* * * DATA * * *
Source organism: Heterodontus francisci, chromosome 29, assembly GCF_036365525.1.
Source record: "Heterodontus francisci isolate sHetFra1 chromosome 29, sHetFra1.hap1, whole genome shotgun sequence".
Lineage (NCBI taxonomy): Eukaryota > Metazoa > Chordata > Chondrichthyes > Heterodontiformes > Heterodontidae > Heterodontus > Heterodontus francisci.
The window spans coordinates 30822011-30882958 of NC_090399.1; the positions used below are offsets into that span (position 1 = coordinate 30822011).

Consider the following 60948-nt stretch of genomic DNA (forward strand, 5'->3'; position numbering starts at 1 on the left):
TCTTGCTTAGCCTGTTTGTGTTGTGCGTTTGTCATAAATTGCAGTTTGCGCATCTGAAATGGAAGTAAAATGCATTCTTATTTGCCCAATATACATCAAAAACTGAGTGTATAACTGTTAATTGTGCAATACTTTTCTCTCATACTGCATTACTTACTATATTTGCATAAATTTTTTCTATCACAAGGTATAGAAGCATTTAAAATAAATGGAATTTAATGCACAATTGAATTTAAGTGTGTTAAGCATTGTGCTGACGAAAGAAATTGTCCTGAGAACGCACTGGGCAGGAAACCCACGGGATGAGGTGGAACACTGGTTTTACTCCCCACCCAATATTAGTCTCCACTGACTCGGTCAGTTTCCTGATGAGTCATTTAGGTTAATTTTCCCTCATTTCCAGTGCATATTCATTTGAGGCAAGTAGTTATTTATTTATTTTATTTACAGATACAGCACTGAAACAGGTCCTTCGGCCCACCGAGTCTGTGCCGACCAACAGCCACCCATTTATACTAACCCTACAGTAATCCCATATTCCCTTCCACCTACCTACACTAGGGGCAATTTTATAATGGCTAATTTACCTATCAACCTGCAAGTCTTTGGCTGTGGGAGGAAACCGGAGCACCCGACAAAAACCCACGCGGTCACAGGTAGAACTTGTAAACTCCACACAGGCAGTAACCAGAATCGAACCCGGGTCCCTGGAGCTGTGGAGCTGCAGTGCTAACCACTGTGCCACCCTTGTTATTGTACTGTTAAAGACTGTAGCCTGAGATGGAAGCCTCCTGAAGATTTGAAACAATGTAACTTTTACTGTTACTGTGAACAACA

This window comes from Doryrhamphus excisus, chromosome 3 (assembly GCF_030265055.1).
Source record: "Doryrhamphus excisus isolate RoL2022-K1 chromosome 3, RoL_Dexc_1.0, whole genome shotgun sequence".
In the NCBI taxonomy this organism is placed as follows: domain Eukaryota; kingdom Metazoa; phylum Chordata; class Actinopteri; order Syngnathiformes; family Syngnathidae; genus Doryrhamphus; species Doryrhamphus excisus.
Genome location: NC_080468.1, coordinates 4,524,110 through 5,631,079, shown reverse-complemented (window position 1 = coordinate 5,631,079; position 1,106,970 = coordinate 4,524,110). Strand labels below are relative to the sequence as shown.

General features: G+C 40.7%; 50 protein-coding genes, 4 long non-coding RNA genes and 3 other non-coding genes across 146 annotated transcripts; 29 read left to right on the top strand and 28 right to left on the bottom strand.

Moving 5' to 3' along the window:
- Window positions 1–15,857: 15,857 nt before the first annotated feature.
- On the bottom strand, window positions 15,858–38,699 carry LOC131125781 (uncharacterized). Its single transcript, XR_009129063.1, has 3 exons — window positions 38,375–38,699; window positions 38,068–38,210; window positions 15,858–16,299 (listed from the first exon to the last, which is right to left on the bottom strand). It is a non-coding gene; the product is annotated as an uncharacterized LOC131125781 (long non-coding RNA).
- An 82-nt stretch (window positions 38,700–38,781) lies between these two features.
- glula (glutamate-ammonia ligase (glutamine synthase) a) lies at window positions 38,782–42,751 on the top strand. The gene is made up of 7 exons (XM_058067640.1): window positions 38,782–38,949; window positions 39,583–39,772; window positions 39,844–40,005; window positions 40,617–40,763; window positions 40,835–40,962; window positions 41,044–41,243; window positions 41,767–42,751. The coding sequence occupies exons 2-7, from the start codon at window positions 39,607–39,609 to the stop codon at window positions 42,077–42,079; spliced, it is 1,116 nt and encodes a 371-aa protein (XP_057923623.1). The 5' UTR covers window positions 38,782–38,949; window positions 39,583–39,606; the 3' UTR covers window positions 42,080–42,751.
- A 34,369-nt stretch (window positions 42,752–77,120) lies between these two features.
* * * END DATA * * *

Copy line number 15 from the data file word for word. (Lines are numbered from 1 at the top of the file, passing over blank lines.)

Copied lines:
- An 82-nt stretch (window positions 38,700–38,781) lies between these two features.